It's spring and the cows are hungry after a long winter (I'm pretending, all right!?). I've never seen them eat bluebonnets, but they must, because the flowers rarely thrive in pastures with cows in them. So the answer is YES!
For over 10 years we've had bluebonnets growing down our driveway that bisects the pasture. The grassy area on both sides are solid flowers in some areas, and I can see tiny little plantlets emerging all winter - and in the pasture on the other side of the fence, too. But they never blossom there - so either they get trampled or eaten, and I suspect the latter.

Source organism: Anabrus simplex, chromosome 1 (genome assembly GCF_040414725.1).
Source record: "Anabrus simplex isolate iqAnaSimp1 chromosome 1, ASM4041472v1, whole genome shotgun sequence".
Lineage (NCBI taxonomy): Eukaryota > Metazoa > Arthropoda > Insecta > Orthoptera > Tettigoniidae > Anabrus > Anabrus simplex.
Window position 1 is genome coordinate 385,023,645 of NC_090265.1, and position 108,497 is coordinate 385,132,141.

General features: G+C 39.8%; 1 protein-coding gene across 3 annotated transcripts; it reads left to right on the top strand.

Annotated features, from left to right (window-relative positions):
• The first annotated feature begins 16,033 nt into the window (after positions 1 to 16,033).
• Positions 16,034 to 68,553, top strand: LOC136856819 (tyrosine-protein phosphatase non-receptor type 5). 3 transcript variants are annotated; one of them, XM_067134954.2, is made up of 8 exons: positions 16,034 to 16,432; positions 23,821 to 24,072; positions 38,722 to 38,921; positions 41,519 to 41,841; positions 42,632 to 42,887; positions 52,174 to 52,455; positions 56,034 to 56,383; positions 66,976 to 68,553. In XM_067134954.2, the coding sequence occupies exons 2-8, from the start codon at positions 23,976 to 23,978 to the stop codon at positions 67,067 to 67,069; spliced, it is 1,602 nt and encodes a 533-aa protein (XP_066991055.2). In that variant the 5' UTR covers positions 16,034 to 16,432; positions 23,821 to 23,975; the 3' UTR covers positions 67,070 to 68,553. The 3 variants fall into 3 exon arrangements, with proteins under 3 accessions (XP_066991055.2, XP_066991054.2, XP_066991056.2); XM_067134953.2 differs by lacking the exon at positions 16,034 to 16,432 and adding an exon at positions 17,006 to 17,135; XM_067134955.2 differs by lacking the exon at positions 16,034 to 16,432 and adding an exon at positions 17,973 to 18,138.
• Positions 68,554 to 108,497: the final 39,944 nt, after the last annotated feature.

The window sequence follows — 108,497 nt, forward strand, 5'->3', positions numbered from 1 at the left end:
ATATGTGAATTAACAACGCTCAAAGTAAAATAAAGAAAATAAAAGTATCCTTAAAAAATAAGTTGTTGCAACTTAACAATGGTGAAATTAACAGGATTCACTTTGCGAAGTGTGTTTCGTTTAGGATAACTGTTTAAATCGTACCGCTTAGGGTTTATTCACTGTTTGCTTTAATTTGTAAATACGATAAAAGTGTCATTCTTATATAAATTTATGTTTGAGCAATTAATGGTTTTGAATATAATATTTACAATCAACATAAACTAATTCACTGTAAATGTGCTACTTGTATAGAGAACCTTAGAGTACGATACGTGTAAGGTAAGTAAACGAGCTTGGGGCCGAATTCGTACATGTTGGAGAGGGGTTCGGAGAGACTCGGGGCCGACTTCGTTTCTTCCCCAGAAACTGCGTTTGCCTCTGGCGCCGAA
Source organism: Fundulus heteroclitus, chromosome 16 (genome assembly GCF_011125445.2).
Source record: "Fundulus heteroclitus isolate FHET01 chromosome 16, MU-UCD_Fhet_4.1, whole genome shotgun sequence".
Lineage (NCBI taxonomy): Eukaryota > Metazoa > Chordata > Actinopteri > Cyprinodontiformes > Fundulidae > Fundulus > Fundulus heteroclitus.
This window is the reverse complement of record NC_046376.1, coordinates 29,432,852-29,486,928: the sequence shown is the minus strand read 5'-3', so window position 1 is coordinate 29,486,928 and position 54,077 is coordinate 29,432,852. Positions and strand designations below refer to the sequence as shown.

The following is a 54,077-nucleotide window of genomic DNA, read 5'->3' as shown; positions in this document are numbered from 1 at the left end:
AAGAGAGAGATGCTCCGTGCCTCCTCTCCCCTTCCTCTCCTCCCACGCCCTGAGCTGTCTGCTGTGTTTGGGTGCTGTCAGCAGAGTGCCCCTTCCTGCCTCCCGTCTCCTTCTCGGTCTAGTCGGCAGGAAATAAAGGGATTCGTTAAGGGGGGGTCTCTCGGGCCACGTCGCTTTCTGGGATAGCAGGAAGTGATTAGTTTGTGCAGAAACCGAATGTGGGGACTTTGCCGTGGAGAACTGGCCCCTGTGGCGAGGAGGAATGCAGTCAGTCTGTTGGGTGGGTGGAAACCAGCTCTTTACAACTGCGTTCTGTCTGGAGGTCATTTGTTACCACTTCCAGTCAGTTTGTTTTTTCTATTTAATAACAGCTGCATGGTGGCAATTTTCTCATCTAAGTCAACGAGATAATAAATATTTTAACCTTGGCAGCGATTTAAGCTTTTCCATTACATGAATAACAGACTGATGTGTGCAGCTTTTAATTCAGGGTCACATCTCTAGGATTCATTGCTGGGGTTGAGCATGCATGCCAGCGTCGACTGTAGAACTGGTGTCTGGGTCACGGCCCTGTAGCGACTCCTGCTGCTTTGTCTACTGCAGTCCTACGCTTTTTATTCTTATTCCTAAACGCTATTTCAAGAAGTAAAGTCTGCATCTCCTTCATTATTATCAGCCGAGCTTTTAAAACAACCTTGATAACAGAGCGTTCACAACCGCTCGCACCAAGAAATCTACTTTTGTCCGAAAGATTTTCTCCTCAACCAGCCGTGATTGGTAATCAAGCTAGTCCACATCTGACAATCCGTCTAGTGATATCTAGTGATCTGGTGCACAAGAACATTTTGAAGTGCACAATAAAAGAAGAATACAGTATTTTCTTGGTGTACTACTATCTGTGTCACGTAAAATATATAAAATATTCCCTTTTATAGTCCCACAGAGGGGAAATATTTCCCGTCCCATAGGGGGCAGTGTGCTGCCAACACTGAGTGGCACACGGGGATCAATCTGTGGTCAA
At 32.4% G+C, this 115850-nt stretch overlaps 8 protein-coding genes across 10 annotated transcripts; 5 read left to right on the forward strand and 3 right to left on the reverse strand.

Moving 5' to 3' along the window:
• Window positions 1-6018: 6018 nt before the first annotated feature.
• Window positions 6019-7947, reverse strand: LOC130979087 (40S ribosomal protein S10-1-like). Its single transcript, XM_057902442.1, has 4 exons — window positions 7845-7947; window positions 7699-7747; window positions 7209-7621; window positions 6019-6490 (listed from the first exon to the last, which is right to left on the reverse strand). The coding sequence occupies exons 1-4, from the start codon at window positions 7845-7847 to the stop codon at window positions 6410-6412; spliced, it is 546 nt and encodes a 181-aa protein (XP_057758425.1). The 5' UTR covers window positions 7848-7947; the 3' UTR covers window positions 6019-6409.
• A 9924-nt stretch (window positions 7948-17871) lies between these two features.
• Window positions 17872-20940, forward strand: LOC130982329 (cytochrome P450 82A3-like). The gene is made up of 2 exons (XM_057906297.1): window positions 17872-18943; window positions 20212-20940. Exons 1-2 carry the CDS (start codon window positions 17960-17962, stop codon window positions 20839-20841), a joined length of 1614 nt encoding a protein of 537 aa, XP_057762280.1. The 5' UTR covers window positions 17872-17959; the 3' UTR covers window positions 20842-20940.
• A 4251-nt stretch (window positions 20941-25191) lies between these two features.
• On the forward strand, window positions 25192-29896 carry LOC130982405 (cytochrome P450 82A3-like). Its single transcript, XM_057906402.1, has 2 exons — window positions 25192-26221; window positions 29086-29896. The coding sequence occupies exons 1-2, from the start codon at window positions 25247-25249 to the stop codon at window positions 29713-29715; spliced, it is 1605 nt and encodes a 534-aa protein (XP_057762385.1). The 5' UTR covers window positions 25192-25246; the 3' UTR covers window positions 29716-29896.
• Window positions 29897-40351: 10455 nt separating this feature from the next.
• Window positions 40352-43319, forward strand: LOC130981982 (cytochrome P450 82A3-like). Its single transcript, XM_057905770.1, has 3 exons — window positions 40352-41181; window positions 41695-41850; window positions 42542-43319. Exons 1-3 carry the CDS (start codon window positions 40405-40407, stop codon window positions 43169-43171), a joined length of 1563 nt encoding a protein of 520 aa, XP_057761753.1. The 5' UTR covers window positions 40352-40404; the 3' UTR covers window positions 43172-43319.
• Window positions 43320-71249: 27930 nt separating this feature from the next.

I know many flowers are edible for humans - I have personally eaten nasturtiums, violas and pansies. I cannot, however, find bluebonnets (lupines) on a list. Although I have been known to sample wild things and pray for the best, I think I'll pass the bluebonnets....
John wore clothing made of camel's hair, with a leather belt around his waist, and he ate locusts and wild honey.
Media: oil on canvas panel
Size: 7 in X 5 in (17.8 cm X 12.7 cm)
Price: $115 USD
How to Purchase: